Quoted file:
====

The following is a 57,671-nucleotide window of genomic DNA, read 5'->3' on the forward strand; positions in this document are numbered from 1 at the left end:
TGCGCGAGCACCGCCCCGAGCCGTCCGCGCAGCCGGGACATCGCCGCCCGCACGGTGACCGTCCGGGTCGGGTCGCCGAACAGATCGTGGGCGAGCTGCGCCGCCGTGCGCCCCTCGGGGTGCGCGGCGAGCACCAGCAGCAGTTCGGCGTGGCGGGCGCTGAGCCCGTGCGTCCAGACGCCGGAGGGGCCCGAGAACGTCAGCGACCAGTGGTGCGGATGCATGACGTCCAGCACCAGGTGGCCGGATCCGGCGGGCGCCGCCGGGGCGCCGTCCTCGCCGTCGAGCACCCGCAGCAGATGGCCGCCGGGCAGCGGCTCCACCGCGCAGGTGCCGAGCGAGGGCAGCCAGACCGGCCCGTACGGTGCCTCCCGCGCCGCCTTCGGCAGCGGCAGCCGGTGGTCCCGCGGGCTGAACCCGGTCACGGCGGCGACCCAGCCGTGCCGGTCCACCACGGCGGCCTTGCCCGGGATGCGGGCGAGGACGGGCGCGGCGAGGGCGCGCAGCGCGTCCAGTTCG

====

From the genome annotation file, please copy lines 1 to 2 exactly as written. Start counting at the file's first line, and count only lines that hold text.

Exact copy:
The following is a 57,671-nucleotide window of genomic DNA, read 5'->3' on the forward strand; positions in this document are numbered from 1 at the left end:
TGCGCGAGCACCGCCCCGAGCCGTCCGCGCAGCCGGGACATCGCCGCCCGCACGGTGACCGTCCGGGTCGGGTCGCCGAACAGATCGTGGGCGAGCTGCGCCGCCGTGCGCCCCTCGGGGTGCGCGGCGAGCACCAGCAGCAGTTCGGCGTGGCGGGCGCTGAGCCCGTGCGTCCAGACGCCGGAGGGGCCCGAGAACGTCAGCGACCAGTGGTGCGGATGCATGACGTCCAGCACCAGGTGGCCGGATCCGGCGGGCGCCGCCGGGGCGCCGTCCTCGCCGTCGAGCACCCGCAGCAGATGGCCGCCGGGCAGCGGCTCCACCGCGCAGGTGCCGAGCGAGGGCAGCCAGACCGGCCCGTACGGTGCCTCCCGCGCCGCCTTCGGCAGCGGCAGCCGGTGGTCCCGCGGGCTGAACCCGGTCACGGCGGCGACCCAGCCGTGCCGGTCCACCACGGCGGCCTTGCCCGGGATGCGGGCGAGGACGGGCGCGGCGAGGGCGCGCAGCGCGTCCAGTTCG